The 'Humour' element in engineering lectures across cultures: An approach to pragmatic annotation

Research output: Chapter in Book/Report/Conference proceedingChapterpeer-review

4 Citations (Scopus)
119 Downloads (Pure)


Humour is one of the most difficult pragmatic devices for lecturers and students to engage with, and for researchers to identify systematically. Humour does not always travel well across cultures. It can cause particular problems of miscommunication for the lecturers delivering and for those students receiving it in unfamiliar cultural contexts. This paper demonstrates the use of pragmatic annotation for mapping the distribution, duration, and specific function of humour based on nine attributed types. The analysis looks at 76 English-medium lectures from the UK, Malaysia, and New Zealand, which form part of the Engineering Lecture Corpus. Differences in preferred humour type, amount, and laughter response rate are evident across the three cultural subcorpora. In the increasingly globalized academic setting, understanding of such cultural differences is important to all academics and students on the move.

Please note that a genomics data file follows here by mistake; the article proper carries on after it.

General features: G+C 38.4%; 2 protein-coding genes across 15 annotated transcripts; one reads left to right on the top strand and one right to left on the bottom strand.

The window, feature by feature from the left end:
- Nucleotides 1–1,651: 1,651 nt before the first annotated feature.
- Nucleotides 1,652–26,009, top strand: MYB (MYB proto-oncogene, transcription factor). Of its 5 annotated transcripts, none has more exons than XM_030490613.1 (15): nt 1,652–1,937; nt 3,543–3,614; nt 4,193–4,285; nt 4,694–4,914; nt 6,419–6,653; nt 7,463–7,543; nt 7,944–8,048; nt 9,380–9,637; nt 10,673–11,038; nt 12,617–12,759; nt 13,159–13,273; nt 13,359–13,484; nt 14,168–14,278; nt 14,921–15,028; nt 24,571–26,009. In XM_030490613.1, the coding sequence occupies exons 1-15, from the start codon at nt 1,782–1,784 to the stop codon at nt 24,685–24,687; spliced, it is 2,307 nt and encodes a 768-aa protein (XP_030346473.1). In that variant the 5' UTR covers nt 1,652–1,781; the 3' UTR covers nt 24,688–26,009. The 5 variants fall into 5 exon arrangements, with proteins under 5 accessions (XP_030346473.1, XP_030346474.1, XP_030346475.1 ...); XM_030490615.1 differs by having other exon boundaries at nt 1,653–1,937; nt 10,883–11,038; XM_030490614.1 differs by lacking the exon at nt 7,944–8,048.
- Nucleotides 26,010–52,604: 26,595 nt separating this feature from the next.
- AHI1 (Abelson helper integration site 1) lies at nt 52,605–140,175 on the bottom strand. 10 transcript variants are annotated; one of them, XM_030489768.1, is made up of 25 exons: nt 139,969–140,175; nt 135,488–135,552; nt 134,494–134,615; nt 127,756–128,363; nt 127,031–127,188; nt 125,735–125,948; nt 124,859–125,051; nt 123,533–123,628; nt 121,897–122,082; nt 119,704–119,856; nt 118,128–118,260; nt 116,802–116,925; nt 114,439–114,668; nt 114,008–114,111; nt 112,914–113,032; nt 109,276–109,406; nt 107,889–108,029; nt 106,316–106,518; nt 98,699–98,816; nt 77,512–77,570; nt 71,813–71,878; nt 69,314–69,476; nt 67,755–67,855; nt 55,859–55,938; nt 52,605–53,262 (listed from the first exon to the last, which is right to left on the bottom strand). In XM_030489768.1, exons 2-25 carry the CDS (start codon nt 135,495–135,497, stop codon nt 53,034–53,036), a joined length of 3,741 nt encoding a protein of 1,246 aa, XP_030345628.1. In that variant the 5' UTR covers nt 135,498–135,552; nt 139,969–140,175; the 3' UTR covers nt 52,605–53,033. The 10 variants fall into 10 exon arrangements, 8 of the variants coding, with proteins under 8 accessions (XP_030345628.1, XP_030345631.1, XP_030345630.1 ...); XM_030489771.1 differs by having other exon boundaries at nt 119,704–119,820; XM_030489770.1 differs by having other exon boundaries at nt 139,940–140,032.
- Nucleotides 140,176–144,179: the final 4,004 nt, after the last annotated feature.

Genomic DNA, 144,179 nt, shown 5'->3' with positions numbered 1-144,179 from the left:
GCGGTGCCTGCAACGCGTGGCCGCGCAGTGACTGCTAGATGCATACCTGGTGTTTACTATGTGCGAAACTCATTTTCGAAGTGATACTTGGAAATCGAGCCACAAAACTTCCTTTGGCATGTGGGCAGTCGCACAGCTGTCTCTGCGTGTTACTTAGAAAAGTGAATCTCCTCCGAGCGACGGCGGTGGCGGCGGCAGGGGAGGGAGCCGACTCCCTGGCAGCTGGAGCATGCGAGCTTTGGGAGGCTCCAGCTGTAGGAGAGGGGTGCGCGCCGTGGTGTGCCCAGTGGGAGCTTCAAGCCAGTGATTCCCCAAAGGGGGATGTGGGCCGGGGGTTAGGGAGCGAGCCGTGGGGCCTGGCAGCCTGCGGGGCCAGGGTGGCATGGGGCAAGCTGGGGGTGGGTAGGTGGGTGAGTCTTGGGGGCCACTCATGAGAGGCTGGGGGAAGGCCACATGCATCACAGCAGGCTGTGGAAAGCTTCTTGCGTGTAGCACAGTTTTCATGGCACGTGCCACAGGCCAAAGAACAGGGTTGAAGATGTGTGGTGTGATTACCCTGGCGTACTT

Original languageEnglish
Title of host publicationCorpus Linguistics on the Move
Subtitle of host publicationExploring and Understanding English through Corpora
EditorsMaria Jose Lopez-Couso, Belen Mendez-Naya, Paloma Nunez-Pertejo, Ignacio M Palacios-Martinez
PublisherBrill Nijhoff
Number of pages25
ISBN (Electronic)9789004321342
ISBN (Print)9789004308077
Publication statusPublished - 4 Jul 2016

Publication series

NameLanguage and Computers


  • Engineering
  • Humour
  • Laughter
  • Lectures
  • Pragmatic annotation

ASJC Scopus subject areas

  • Arts and Humanities(all)
  • Social Sciences(all)


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